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G'day Scott, I've tried numerous times to attempt to replicate this bug with various versions of perl and linux. However, I cannot get hold of Red Hat 7.1, so possibly this is the issue. For the record, Red Hat 7.3 with perl 5.6.1 and Red Hat 8.0 with perl 5.8 seem to work fine. Sorry.
From: scottmo
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Dave, Thanks again for your efforts. It is not entirely unexpected that you were not able to reproduce the problem since it is a highly fickle problem that seems to move around (appear/disappear, show up in different places) just by adding or deleting comments. In general, it has been very difficult to produce a small testcase that produces the problem reliably on other boxes, although I have been able to reproduce the problem on all architectures and os levels I have available with a bit of tweaking. I believe I understand the problem better now. The problem only manifests itself when using fetchrow_arrayref (not for fetchall_array, fetchrow_arrayref, fetchall_hashref, etc). Although this is not explained in the perldoc for DBI, what I have been able to gather is that fetchall_arrayref is unique in that after it fetches all the data, it automatically calls finish() on the statement handle leaving it inactive. At this point it could be hazardous to try to use the statement handle to access metadata information like NUM_OF_FIELDS, or NAME or TYPE since the memory for these datastructures has been freed. This agrees with what I saw with valgrind -- any time I tried to access $sth->{NAME} or $sth->{TYPE} or $sth->{NUM_OF_FIELDS} after doing the fetchall_arrayref, valgrind warned that these were invalid references to memory that had already been freed! I have seen that mysql and other databases have suffered from the same problem. It appears that postgresql and oracle, at least, have corrected the problem in their DBD code such that it does not create a segfault situation. I have been able to work around the situation by grabbing the pertinent metadata items before calling fetchall_arrayref. It requires some extra array copies but is not debilitating. $sth = $dbh->prepare($sql); $sth->execute(); my %results = (); $results{rows} = $sth->rows; $results{cols} = $sth->{NUM_OF_FIELDS}; $results{names} = [@{$sth->{NAME}}]; $results{data} = $sth->fetchall_arrayref(); Although I may be able to agree that this is not necessarily a bug in your code, since you are dutifully deactivating the statement handle after the fetch, perhaps you might still want to make some modifications that will prevent a segfault situation from occurring. I think a user should not be able to create a segmentation fault as a result of routine use of the api that is perfectly in accordance with the documented usage. Thanks for your efforts! Sincerly, Scott Jackson Pacific Northwest National Laboratory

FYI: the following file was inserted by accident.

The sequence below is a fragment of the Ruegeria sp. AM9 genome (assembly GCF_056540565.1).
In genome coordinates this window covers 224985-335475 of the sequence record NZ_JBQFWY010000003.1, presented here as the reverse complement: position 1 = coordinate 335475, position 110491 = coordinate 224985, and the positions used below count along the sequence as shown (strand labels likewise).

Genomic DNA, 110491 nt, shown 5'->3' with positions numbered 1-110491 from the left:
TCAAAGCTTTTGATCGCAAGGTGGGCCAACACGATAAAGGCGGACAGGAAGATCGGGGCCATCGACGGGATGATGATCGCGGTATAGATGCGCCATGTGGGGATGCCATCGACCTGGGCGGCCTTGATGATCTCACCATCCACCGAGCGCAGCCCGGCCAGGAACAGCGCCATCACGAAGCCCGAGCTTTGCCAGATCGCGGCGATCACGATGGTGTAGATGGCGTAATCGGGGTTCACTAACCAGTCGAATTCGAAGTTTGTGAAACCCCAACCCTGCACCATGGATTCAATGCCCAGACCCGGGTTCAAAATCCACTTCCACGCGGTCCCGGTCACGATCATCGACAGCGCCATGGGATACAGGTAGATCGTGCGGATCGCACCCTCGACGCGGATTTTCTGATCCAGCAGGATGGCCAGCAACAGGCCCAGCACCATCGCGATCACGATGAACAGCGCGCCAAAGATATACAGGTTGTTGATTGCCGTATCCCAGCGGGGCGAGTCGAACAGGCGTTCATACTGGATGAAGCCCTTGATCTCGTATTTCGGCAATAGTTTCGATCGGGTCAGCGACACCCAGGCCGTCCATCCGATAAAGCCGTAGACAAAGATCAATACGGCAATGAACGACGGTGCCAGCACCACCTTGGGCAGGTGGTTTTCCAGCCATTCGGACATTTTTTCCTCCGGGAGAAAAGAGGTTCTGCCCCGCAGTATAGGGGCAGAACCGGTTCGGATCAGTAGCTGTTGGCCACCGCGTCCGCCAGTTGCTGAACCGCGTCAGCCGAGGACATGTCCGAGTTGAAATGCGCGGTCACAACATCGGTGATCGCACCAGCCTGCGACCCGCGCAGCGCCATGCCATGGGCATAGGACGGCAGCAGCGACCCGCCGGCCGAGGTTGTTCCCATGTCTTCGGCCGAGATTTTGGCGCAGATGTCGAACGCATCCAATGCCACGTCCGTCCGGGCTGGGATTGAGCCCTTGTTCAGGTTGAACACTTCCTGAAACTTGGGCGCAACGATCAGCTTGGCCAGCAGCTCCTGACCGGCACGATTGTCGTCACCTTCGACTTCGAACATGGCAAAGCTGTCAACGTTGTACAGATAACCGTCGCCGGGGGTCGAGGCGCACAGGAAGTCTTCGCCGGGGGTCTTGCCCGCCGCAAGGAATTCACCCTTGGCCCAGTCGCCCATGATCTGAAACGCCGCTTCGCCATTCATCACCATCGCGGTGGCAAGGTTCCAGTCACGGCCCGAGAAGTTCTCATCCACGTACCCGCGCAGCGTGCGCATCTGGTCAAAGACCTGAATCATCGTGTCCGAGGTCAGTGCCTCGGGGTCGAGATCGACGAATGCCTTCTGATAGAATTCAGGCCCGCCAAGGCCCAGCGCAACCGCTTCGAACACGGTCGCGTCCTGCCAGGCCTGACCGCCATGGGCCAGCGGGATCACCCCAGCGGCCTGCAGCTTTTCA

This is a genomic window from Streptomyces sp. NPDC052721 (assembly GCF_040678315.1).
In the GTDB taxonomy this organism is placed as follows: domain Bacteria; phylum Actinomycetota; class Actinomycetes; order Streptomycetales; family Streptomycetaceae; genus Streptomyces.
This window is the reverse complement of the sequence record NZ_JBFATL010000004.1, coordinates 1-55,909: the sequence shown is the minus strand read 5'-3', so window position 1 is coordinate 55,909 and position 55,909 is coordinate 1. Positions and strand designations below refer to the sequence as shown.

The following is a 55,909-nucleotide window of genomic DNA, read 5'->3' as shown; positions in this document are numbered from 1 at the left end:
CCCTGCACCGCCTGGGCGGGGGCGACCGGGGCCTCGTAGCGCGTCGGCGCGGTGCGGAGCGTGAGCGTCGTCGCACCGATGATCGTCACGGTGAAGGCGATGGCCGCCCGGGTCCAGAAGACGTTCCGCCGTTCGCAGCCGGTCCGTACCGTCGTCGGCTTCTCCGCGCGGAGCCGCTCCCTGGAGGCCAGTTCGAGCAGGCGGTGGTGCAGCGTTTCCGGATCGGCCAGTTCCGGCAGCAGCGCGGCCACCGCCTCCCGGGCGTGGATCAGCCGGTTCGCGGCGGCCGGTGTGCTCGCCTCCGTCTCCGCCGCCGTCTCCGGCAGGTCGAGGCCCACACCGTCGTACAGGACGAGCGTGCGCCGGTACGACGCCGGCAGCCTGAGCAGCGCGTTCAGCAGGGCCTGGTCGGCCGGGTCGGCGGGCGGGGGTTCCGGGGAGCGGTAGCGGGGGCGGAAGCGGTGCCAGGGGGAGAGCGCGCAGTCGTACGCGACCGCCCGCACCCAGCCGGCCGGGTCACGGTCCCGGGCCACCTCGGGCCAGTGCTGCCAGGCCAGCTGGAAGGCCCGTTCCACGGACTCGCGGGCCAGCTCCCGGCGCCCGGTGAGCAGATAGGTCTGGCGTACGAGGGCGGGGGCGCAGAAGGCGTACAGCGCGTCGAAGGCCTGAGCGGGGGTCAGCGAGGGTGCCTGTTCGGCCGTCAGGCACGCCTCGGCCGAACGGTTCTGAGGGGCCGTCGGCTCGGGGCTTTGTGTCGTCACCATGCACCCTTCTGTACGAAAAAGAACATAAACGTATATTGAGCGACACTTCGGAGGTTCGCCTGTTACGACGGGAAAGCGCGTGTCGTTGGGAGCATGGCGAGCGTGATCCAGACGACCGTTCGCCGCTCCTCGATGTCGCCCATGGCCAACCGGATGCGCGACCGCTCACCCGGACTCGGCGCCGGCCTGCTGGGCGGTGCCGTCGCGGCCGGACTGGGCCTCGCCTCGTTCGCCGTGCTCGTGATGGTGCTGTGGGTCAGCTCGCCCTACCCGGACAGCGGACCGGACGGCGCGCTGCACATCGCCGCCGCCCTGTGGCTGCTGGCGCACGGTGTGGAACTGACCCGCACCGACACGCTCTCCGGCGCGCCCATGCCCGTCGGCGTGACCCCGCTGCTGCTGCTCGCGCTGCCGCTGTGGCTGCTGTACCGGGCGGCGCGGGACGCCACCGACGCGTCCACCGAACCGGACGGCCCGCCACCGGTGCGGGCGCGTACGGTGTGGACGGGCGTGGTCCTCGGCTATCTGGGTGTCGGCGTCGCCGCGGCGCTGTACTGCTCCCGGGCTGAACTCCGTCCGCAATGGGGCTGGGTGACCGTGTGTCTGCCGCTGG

added a croak() when you try and do this on an inactive sth. Will be in 1.13.